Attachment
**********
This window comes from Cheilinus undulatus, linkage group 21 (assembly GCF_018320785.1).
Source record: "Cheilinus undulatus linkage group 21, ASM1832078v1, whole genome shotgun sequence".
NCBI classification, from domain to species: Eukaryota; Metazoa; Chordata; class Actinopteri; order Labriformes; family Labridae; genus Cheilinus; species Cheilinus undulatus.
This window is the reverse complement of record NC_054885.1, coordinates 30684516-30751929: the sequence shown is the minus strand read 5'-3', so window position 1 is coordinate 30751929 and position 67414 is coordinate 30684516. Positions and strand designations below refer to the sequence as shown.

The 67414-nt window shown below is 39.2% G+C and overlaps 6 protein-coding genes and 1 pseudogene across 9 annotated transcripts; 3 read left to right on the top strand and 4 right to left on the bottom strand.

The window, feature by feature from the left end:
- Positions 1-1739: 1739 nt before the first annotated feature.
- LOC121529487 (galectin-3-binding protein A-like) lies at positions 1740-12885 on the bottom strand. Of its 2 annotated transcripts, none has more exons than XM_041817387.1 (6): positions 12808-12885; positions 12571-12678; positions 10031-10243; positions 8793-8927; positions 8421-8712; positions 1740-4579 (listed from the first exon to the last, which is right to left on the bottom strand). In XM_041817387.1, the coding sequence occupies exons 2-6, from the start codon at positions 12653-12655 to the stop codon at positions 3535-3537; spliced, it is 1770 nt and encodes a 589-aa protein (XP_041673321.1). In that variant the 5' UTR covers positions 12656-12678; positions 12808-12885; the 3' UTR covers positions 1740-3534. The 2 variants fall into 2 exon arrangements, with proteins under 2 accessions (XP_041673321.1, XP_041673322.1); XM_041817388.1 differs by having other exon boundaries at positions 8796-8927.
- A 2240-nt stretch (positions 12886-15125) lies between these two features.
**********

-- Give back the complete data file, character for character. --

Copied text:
This window comes from Cheilinus undulatus, linkage group 21 (assembly GCF_018320785.1).
Source record: "Cheilinus undulatus linkage group 21, ASM1832078v1, whole genome shotgun sequence".
NCBI classification, from domain to species: Eukaryota; Metazoa; Chordata; class Actinopteri; order Labriformes; family Labridae; genus Cheilinus; species Cheilinus undulatus.
This window is the reverse complement of record NC_054885.1, coordinates 30684516-30751929: the sequence shown is the minus strand read 5'-3', so window position 1 is coordinate 30751929 and position 67414 is coordinate 30684516. Positions and strand designations below refer to the sequence as shown.

The 67414-nt window shown below is 39.2% G+C and overlaps 6 protein-coding genes and 1 pseudogene across 9 annotated transcripts; 3 read left to right on the top strand and 4 right to left on the bottom strand.

The window, feature by feature from the left end:
- Positions 1-1739: 1739 nt before the first annotated feature.
- LOC121529487 (galectin-3-binding protein A-like) lies at positions 1740-12885 on the bottom strand. Of its 2 annotated transcripts, none has more exons than XM_041817387.1 (6): positions 12808-12885; positions 12571-12678; positions 10031-10243; positions 8793-8927; positions 8421-8712; positions 1740-4579 (listed from the first exon to the last, which is right to left on the bottom strand). In XM_041817387.1, the coding sequence occupies exons 2-6, from the start codon at positions 12653-12655 to the stop codon at positions 3535-3537; spliced, it is 1770 nt and encodes a 589-aa protein (XP_041673321.1). In that variant the 5' UTR covers positions 12656-12678; positions 12808-12885; the 3' UTR covers positions 1740-3534. The 2 variants fall into 2 exon arrangements, with proteins under 2 accessions (XP_041673321.1, XP_041673322.1); XM_041817388.1 differs by having other exon boundaries at positions 8796-8927.
- A 2240-nt stretch (positions 12886-15125) lies between these two features.